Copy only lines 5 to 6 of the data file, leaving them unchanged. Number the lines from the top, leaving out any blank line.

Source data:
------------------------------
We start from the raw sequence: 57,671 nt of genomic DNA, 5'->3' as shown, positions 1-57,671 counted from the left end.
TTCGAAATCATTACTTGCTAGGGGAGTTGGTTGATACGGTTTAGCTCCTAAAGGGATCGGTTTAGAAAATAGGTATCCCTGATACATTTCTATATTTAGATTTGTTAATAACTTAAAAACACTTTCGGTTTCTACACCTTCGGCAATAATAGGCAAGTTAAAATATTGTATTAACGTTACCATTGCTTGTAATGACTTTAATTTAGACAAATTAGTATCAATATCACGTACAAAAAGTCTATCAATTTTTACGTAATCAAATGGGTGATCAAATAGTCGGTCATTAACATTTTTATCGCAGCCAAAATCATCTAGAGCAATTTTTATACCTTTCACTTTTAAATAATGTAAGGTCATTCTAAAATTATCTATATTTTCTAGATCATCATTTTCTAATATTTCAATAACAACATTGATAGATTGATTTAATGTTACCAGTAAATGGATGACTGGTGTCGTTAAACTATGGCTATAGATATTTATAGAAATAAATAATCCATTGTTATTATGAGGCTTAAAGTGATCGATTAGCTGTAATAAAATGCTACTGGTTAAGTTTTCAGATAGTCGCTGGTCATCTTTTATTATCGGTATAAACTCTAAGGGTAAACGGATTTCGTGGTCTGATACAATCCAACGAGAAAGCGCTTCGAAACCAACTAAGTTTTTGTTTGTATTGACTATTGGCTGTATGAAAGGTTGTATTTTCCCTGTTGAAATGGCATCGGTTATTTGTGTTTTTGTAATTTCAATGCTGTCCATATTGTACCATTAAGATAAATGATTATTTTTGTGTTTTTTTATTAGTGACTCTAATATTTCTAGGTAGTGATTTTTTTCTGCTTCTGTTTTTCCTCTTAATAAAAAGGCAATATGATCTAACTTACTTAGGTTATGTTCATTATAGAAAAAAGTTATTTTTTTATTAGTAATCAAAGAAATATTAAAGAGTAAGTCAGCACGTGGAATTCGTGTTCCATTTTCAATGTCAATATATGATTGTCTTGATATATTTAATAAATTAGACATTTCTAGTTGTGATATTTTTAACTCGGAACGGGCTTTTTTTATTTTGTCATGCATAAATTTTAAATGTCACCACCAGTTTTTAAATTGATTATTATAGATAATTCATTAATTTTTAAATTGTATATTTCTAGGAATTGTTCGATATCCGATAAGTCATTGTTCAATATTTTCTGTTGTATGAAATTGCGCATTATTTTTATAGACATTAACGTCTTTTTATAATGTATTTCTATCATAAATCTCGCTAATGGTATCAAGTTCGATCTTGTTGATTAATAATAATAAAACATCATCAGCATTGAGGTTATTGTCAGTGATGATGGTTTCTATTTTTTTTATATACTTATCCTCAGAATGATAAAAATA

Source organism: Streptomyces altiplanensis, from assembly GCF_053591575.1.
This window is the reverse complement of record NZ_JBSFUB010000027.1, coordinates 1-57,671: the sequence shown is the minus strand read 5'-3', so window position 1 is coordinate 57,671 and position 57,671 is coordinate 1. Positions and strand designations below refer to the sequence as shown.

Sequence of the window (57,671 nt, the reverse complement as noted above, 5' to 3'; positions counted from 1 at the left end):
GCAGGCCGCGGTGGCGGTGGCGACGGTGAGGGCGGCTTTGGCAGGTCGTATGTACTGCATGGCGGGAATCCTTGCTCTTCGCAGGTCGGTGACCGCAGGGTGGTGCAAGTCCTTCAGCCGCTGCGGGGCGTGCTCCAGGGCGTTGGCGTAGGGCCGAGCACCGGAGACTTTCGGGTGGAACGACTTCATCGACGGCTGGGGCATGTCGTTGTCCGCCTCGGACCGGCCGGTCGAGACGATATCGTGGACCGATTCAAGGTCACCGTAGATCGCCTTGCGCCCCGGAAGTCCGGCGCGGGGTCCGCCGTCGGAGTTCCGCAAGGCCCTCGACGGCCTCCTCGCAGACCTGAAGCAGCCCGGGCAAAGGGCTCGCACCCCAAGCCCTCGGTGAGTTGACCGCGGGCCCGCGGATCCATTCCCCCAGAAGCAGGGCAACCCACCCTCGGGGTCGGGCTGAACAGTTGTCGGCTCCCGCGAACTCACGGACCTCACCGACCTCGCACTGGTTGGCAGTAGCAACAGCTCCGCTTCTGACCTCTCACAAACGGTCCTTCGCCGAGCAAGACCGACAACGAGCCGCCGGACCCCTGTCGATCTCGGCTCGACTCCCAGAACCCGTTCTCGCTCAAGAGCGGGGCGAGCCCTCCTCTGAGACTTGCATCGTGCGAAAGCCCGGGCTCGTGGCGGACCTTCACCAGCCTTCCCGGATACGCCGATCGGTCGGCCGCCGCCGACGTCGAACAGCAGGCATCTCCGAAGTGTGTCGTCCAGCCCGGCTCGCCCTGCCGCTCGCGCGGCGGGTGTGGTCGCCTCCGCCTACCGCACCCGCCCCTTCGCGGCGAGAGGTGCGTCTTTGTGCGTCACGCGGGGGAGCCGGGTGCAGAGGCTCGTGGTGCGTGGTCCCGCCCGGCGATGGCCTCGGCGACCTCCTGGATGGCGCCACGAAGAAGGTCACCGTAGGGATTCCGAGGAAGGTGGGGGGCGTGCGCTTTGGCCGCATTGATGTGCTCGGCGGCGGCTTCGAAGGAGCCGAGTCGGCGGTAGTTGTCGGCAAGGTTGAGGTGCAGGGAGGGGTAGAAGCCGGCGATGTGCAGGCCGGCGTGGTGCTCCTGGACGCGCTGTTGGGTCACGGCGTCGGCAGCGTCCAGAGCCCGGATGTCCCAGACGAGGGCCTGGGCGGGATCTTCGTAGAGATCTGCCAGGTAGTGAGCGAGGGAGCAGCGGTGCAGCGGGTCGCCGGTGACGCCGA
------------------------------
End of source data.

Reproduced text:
Sequence of the window (57,671 nt, the reverse complement as noted above, 5' to 3'; positions counted from 1 at the left end):
GCAGGCCGCGGTGGCGGTGGCGACGGTGAGGGCGGCTTTGGCAGGTCGTATGTACTGCATGGCGGGAATCCTTGCTCTTCGCAGGTCGGTGACCGCAGGGTGGTGCAAGTCCTTCAGCCGCTGCGGGGCGTGCTCCAGGGCGTTGGCGTAGGGCCGAGCACCGGAGACTTTCGGGTGGAACGACTTCATCGACGGCTGGGGCATGTCGTTGTCCGCCTCGGACCGGCCGGTCGAGACGATATCGTGGACCGATTCAAGGTCACCGTAGATCGCCTTGCGCCCCGGAAGTCCGGCGCGGGGTCCGCCGTCGGAGTTCCGCAAGGCCCTCGACGGCCTCCTCGCAGACCTGAAGCAGCCCGGGCAAAGGGCTCGCACCCCAAGCCCTCGGTGAGTTGACCGCGGGCCCGCGGATCCATTCCCCCAGAAGCAGGGCAACCCACCCTCGGGGTCGGGCTGAACAGTTGTCGGCTCCCGCGAACTCACGGACCTCACCGACCTCGCACTGGTTGGCAGTAGCAACAGCTCCGCTTCTGACCTCTCACAAACGGTCCTTCGCCGAGCAAGACCGACAACGAGCCGCCGGACCCCTGTCGATCTCGGCTCGACTCCCAGAACCCGTTCTCGCTCAAGAGCGGGGCGAGCCCTCCTCTGAGACTTGCATCGTGCGAAAGCCCGGGCTCGTGGCGGACCTTCACCAGCCTTCCCGGATACGCCGATCGGTCGGCCGCCGCCGACGTCGAACAGCAGGCATCTCCGAAGTGTGTCGTCCAGCCCGGCTCGCCCTGCCGCTCGCGCGGCGGGTGTGGTCGCCTCCGCCTACCGCACCCGCCCCTTCGCGGCGAGAGGTGCGTCTTTGTGCGTCACGCGGGGGAGCCGGGTGCAGAGGCTCGTGGTGCGTGGTCCCGCCCGGCGATGGCCTCGGCGACCTCCTGGATGGCGCCACGAAGAAGGTCACCGTAGGGATTCCGAGGAAGGTGGGGGGCGTGCGCTTTGGCCGCATTGATGTGCTCGGCGGCGGCTTCGAAGGAGCCGAGTCGGCGGTAGTTGTCGGCAAGGTTGAGGTGCAGGGAGGGGTAGAAGCCGGCGATGTGCAGGCCGGCGTGGTGCTCCTGGACGCGCTGTTGGGTCACGGCGTCGGCAGCGTCCAGAGCCCGGATGTCCCAGACGAGGGCCTGGGCGGGATCTTCGTAGAGATCTGCCAGGTAGTGAGCGAGGGAGCAGCGGTGCAGCGGGTCGCCGGTGACGCCGA